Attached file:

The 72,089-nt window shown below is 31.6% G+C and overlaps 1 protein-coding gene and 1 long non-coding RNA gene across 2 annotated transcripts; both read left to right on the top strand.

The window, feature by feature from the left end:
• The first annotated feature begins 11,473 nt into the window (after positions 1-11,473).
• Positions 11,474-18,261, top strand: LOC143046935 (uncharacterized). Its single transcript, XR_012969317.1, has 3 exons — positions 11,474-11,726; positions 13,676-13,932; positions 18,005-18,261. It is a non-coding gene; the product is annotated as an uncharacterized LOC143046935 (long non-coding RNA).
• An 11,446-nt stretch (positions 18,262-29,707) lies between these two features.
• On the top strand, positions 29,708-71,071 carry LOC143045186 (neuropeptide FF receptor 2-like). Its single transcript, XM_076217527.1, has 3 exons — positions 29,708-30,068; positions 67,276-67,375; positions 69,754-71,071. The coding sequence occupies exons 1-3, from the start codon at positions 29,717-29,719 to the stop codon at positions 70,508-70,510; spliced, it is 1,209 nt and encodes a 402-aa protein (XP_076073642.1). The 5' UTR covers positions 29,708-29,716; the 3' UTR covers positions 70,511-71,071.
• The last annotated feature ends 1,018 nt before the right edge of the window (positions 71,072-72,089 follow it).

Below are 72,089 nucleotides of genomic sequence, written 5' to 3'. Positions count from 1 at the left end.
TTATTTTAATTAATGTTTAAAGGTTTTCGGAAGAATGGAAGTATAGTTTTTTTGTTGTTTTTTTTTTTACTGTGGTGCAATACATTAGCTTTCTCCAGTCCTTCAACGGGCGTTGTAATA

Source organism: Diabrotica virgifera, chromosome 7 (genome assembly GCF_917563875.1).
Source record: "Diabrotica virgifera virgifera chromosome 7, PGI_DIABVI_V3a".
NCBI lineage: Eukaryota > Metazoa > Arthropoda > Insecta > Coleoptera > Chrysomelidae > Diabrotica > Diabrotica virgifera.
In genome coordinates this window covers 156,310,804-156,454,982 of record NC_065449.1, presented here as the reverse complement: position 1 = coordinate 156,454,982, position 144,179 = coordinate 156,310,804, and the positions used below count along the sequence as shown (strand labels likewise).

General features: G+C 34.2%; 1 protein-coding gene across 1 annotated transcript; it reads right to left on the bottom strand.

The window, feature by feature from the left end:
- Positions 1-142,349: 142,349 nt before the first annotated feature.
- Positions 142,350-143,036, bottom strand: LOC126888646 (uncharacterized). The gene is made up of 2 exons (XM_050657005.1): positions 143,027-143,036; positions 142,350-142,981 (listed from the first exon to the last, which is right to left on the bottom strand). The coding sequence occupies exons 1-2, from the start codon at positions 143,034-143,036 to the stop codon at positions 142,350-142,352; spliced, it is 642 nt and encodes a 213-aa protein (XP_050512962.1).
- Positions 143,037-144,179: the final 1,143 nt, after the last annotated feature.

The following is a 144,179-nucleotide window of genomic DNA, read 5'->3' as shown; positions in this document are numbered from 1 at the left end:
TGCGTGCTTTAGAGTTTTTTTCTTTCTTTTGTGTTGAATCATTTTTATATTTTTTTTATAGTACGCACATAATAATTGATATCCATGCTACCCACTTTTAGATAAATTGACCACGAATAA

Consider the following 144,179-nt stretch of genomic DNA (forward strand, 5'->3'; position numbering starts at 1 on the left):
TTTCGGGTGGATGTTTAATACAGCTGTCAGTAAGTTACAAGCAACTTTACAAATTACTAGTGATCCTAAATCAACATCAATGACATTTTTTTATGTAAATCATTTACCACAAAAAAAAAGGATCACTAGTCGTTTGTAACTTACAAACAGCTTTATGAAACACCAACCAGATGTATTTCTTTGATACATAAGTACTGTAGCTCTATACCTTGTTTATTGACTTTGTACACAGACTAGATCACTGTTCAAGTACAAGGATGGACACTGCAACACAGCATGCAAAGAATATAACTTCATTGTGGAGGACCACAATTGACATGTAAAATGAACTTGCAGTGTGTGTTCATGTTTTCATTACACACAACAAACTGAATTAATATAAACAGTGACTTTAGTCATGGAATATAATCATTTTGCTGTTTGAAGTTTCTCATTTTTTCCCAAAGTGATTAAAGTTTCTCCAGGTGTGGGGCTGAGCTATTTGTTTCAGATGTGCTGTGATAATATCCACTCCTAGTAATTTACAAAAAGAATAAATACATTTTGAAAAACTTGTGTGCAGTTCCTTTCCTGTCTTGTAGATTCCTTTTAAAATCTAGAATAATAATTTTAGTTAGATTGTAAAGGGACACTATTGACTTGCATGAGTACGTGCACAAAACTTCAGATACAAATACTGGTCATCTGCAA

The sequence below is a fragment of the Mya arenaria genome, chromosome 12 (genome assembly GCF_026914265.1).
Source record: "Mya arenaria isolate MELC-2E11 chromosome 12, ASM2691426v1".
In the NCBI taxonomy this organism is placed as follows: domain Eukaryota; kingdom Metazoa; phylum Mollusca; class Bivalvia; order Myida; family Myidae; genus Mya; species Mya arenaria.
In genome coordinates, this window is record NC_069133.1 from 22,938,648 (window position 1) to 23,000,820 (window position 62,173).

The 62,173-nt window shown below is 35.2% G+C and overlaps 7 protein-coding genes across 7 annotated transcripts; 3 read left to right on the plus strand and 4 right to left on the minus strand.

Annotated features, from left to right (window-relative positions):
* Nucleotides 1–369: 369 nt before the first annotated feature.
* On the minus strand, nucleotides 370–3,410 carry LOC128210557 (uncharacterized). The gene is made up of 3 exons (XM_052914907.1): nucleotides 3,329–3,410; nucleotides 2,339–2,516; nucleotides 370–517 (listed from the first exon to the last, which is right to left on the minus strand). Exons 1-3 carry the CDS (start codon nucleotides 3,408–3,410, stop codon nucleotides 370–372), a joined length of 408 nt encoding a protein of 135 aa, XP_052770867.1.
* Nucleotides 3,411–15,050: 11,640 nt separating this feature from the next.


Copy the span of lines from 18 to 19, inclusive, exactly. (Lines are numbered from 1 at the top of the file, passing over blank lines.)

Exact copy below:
- Positions 143,037-144,179: the final 1,143 nt, after the last annotated feature.

The following is a 144,179-nucleotide window of genomic DNA, read 5'->3' as shown; positions in this document are numbered from 1 at the left end: